04/13/2013 - 12:07am
What the brain hasn't told us about Art
by Benjamin Wachs

Never trust someone who wants to sell you the Brooklyn Bridge or tell you how neuroscience explains it all.  Both are scams, though in the latter case someone might actually be sincere.  That doesn’t make them any less wrong, though:  some of the most dangerous ideas in history have been very, very, sincere.

Today’s lesson in bad brain comparisons is taken from the New York Times op-ed (April 12,2013) “What the Brain Can Tell Us About Art.”

Anyone who knows anything about how newspapers are run doesn’t hold a headline against the author – I once saw the exact same headline on a story about local zoning ordinances in Kernshaw County – but it’s hard not to make comparisons with the headlines they used to run about phrenology.  “What bumps on the head can tell us about art!” was surely all the rage at the TOMx talks in the late 19th century, where it was a well known fact that advances in Latin grammar were going to change EVERYTHING.

Today’s essay purports to show, through an examination of late 19th century Viennese portraiture, “how the brain explains art.”  I’m not making this up, though if I had it would have been delicious satire.

As a group,” author Eric Kandel writes, “these artists sought to depict the unconscious, instinctual strivings of the people in their portraits, but each painter developed a distinctive way of using facial expressions and hand and body gestures to communicate those mental processes.”

Right …

“Their efforts to get at the truth beneath the appearance of an individual both paralleled and were influenced by similar efforts at the time in the fields of biology and psychoanalysis. Thus the portraits of the modernists in the period known as “Vienna 1900” offer a great example of how artistic, psychological and scientific insights can enrich one another.”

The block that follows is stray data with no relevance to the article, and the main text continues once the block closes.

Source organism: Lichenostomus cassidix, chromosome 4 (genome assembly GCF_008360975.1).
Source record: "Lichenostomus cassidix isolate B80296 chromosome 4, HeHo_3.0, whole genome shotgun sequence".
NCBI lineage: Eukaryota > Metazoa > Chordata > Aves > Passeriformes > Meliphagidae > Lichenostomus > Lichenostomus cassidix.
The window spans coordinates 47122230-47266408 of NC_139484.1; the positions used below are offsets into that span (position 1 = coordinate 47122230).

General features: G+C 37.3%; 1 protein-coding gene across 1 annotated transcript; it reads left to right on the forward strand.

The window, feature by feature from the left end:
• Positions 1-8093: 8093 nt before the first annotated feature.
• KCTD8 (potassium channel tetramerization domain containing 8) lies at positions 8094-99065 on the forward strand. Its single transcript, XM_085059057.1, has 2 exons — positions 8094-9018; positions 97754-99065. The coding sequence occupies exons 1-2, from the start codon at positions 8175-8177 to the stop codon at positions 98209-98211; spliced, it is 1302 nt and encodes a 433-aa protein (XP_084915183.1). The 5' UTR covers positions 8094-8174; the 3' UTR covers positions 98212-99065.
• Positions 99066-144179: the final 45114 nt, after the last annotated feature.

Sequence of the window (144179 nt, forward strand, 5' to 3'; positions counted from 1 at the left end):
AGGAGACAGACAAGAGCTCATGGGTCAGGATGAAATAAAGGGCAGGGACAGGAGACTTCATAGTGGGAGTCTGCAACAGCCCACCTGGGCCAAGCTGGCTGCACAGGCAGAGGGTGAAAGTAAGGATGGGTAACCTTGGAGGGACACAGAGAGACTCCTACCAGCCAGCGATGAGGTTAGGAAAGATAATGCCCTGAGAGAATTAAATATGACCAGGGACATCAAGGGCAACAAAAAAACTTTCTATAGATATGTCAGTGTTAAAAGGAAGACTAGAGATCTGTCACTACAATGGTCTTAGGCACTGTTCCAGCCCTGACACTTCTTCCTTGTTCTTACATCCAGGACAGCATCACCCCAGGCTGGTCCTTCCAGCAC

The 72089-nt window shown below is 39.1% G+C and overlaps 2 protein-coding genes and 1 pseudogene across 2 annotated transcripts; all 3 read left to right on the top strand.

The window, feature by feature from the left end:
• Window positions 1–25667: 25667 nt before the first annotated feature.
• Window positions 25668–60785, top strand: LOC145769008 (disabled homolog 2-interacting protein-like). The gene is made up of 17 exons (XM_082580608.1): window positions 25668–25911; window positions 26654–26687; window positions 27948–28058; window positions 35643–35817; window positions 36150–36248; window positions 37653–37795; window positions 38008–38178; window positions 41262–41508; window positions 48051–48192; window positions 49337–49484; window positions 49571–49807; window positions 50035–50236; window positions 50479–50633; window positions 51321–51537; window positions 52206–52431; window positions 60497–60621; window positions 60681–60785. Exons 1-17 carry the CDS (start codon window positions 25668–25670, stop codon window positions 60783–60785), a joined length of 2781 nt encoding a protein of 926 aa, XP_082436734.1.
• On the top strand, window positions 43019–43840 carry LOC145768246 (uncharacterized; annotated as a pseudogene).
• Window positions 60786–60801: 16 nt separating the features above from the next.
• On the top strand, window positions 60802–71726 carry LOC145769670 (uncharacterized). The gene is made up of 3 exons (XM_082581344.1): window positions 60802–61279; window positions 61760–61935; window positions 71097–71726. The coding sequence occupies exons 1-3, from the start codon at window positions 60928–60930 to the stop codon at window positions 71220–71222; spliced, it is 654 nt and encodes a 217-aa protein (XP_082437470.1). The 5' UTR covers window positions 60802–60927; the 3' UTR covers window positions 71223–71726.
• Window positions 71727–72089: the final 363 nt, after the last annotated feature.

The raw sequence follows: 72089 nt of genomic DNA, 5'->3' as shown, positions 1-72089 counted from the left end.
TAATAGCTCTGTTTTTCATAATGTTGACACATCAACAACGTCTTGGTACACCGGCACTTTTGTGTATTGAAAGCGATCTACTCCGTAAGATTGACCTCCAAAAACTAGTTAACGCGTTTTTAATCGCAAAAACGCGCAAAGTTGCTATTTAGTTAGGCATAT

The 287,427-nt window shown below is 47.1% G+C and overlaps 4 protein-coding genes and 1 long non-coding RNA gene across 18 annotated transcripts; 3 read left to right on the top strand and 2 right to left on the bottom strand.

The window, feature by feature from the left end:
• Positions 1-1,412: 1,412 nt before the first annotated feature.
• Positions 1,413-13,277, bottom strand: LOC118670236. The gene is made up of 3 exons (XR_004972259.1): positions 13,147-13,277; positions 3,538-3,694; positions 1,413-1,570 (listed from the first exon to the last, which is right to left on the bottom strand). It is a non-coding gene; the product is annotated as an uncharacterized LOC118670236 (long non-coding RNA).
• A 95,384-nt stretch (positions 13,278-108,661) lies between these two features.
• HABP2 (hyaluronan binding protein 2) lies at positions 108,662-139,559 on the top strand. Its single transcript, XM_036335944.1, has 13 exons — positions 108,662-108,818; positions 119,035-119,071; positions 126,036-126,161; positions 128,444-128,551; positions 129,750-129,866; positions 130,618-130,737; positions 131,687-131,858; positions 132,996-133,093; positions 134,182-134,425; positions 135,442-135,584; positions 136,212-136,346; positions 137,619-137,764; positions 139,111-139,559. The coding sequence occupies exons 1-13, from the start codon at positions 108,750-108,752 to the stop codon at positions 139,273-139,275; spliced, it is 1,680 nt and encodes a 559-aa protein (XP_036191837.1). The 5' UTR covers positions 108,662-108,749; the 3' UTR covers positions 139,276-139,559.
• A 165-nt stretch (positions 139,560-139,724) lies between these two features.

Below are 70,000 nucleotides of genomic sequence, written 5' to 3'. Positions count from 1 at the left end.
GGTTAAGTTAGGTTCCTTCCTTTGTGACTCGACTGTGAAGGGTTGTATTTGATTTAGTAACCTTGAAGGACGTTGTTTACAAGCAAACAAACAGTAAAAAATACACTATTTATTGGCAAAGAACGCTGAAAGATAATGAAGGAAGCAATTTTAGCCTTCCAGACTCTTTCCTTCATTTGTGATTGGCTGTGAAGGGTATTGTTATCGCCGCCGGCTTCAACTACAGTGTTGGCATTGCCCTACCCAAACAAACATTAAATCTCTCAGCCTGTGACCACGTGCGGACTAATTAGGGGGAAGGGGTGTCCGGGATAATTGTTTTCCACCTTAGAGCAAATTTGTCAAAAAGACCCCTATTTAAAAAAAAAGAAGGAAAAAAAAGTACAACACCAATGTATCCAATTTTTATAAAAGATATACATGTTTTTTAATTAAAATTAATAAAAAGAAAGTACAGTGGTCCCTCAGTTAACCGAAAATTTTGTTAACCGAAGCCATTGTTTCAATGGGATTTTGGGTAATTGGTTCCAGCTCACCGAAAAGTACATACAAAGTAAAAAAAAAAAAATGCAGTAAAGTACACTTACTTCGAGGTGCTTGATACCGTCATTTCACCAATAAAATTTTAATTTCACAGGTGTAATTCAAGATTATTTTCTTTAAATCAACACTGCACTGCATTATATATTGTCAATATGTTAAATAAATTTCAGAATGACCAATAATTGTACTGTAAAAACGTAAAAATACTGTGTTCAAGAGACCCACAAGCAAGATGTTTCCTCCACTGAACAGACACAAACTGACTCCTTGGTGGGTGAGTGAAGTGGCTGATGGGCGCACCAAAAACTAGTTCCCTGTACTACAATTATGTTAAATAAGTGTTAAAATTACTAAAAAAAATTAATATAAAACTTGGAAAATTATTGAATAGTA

Okay, still waiting …

“Klimt’s drawings display a nuanced intuition of female sexuality and convey his understanding of sexuality’s link with aggression, picking up on things that even Freud missed. Kokoschka and Schiele grasped the idea that insight into another begins with understanding of oneself. In honest self-portraits with his lover Alma Mahler, Kokoschka captured himself as hopelessly anxious, certain that he would be rejected — which he was. Schiele, the youngest of the group, revealed his vulnerability more deeply, rendering himself, often nude and exposed, as subject to the existential crises of modern life.”

That’s really interesting.  But, where is he going with this?  Wasn’t there something about “the brain”?

Kandel goes on, immediately following that paragraph to write:

“Such real-world collisions of artistic, medical and biological modes of thought raise the question: How can art and science be brought together?”

Wait – what?

The fact that a bunch of good portrait artists all had their own style is a “collision of artistic, medical and biological modes of thought” that demands an explanation involving science?

I had no idea that Kandel could leap such tall buildings in a single bound.